• Advancement of tunnel was carried out cautiously to avoid any mishap with rib support and back fill concreting after the activities mentioned above.
  • Finally, the entire stretch of the tail race tunnel (with a poor geological zone) was lined with reinforced concrete. To mitigate this delay in excavation in tailrace tunnel, an additional face was identified from downstream surge gallery.

 

 

DEWATERING

The seepage encountered in the Tail Race Tunnel, Power House and dam area was huge, as the nallahs that were crossing over the TRT alignment and the crown of the underground Power House was designed 22m below the river water level. The project team ensured uninterrupted dewatering in the TRT, Power House and Dam area till the completion of the project. Total dewatering quantity in this project was 345 million kilowatt hours. Total electrical cables used to maintain this dewatering arrangement in tunnels was 15,000m.

 

 

SOCIAL CHALLENGES

During the course of project execution there were calls for stoppage of work due to bandhs and strikes and a continuous curfew was imposed in the state for months together, especially in Baramulla district, where the project was located.  Further the absence of traffic on NH 1A affected the supply of vital construction materials. With fear psychosis in the state affecting local labour skilled manpower was drawn from outside J&K thus allowing the project team to sustain work progress.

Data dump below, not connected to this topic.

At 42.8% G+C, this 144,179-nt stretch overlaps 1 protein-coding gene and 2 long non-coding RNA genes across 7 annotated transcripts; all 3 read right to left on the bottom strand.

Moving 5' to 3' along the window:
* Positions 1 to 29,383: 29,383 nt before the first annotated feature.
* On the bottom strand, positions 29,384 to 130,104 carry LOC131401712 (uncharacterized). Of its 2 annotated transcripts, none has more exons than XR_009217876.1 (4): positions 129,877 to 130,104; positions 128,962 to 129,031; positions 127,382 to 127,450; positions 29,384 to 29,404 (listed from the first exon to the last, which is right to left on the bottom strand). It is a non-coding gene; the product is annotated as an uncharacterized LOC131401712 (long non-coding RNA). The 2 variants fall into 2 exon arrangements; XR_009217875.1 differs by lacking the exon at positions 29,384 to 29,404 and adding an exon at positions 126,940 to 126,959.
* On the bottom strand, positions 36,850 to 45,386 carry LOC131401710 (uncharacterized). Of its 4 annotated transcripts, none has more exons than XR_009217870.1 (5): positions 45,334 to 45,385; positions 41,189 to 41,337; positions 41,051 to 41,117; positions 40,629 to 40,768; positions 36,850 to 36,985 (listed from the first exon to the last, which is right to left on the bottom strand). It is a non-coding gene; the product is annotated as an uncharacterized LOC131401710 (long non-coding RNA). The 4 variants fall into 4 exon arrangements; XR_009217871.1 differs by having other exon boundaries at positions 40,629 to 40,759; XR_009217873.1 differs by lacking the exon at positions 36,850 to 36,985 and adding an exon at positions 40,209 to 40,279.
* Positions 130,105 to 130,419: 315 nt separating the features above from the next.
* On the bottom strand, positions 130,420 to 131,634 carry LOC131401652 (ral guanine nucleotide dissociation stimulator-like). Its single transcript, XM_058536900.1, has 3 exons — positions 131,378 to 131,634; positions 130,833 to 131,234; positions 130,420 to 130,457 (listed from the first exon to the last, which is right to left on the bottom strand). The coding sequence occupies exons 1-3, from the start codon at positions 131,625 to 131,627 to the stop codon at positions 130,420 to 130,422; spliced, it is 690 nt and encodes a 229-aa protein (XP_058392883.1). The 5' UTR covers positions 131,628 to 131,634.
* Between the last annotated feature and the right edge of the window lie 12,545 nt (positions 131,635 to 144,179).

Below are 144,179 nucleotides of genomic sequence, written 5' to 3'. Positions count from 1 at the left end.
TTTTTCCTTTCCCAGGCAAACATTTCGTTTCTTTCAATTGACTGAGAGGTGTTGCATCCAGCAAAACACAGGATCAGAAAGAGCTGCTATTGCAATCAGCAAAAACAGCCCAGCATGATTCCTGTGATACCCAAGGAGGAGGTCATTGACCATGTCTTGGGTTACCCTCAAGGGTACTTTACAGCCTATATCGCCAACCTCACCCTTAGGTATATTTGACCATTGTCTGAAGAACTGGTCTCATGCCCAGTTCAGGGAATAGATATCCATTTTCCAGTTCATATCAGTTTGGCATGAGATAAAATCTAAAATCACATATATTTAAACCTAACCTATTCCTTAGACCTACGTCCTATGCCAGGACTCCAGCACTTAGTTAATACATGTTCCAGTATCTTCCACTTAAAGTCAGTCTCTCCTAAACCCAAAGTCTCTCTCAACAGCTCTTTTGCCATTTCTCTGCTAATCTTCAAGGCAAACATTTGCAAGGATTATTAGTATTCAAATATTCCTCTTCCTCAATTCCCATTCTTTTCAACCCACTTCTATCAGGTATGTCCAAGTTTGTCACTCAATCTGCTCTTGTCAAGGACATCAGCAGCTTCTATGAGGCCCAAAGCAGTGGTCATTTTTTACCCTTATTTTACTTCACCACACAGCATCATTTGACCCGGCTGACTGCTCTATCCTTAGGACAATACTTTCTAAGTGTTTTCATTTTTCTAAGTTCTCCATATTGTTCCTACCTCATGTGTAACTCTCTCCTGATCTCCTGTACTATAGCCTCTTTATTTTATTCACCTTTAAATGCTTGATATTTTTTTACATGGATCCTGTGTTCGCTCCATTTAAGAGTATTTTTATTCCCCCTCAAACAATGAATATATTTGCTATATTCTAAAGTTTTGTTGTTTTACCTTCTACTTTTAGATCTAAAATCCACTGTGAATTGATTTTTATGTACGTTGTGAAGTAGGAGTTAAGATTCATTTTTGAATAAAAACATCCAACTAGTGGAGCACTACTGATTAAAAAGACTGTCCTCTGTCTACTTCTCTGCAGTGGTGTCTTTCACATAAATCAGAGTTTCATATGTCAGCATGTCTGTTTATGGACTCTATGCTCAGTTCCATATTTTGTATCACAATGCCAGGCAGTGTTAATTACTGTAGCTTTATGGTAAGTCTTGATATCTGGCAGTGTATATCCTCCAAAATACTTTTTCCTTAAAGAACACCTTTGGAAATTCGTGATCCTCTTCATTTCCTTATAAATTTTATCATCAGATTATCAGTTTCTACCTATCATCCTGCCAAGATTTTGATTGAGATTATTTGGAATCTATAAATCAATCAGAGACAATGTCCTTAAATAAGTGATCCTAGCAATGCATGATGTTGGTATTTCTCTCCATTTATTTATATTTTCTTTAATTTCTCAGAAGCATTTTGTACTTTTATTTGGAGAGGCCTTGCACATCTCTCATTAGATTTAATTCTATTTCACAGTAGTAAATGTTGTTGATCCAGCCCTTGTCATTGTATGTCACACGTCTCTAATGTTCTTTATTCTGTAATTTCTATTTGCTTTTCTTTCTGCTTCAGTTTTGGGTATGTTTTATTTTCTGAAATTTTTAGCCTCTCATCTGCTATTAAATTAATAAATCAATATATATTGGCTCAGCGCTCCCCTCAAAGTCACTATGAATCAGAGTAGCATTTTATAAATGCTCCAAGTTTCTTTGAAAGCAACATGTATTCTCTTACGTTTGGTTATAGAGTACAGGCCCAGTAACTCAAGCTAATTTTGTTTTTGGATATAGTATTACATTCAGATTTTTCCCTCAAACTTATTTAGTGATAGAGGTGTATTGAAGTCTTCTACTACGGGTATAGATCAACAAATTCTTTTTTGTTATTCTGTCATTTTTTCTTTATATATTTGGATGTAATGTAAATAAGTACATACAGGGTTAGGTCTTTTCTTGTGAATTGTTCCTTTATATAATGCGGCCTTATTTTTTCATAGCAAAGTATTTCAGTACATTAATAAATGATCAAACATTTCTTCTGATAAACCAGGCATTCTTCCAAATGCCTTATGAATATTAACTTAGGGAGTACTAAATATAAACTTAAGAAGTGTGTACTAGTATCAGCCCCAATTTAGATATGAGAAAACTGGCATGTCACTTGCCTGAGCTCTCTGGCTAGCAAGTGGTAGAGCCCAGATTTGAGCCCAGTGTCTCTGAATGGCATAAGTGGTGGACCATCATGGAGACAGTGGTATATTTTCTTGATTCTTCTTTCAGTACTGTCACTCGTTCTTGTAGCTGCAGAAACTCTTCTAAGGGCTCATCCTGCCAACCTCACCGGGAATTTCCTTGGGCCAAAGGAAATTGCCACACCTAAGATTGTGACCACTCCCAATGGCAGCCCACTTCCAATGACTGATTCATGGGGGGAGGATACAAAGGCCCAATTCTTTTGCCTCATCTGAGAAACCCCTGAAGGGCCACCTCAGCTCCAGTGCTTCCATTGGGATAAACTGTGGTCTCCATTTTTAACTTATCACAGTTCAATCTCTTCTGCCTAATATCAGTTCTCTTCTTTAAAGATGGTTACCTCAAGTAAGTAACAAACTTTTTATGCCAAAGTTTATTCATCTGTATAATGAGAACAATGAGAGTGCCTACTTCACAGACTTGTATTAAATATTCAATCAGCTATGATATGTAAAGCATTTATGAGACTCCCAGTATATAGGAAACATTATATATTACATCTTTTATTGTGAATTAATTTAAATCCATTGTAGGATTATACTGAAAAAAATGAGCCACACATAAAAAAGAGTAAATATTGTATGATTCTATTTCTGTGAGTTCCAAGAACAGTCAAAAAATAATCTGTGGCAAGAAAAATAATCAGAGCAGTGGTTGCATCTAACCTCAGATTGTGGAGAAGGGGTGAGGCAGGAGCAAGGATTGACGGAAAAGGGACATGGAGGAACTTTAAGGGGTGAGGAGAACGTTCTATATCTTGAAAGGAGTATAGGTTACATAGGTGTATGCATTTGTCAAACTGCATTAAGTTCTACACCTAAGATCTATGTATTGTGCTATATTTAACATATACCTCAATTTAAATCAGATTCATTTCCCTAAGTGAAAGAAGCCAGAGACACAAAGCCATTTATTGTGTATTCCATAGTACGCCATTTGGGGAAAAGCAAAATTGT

PROGRESS

The dam structure involving 100,000 cubic metres of concrete was completed in March 2011 and the construction of the power house and switchyard as well as key tunnelling works was carried out thereafter. The four units were commissioned in phases with Unit No. 1 and Unit No. 3 synchronised in September 2013, Unit 2 in November 2013 and Unit 4 in February 2014. With the commissioning of this project, the total installed capacity of NHPC Power Stations in Jammu and Kashmir will go up by 240 Mega Watts. The other projects of NHPC in Jammu and Kashmir are the 690-MW Salal, 480-MW Uri-I, 390-MW Dulhasti and 120-MW Sewa-II. NHPC has also commissioned the 45-MW Chutak in Kargil and 44-MW Nimo Bazgo in Leh, both built by HCC.

 

 

HCC SAGA

With an engineering heritage of nearly 100 years, HCC has executed a majority of India's landmark infrastructure projects, having constructed 25 per cent of India's Hydel Power generation and over 50 per cent of India's nuclear power generation capacities, over 3,500 lane km of expressways and highways, more than 280 km of complex tunneling and over 350 bridges. HCC’s landmark projects include the Bandra Worli Sea Link, Mumbai − India's first and longest open sea cable-stayed bridge; the Kolkata Metro, Farakka Barrage and India's largest nuclear power plant at Kudankulam - Tamil Nadu, to name a few. The company in J&K: Various projects built by HCC in Jammu & Kashmir, have not only helped create a robust infrastructure in the difficult terrains of the valley but have also touched lives of millions of people in the region. In the hydro electricity domain HCC has also developed other NHPC projects in J&K, such as the 690-MW Salal, the 45-MW Chutak in Kargil and 44-MW Nimo Bazgo near Leh. The company is also credited with constructing the 10.96-km Pir Panjal tunnel, the longest rail tunnel in India and Asia’s second longest. The tunnel is part of the Udhampur-Srinagar-Baramulla rail link, which provides an alternative and reliable transportation system to Jammu & Kashmir (J&K) by joining the Kashmir Valley with the Indian Railways network. This railway line will strengthen available transport facilities to J&K and provide an all-weather means of transport in an area that is snowbound for a significant part of the year. Similarly, HCC has successfully completed the ambitious Mughal Road project, located at an altitude of more than 10,000 ft and passing through the heart of the Himalayan mountains.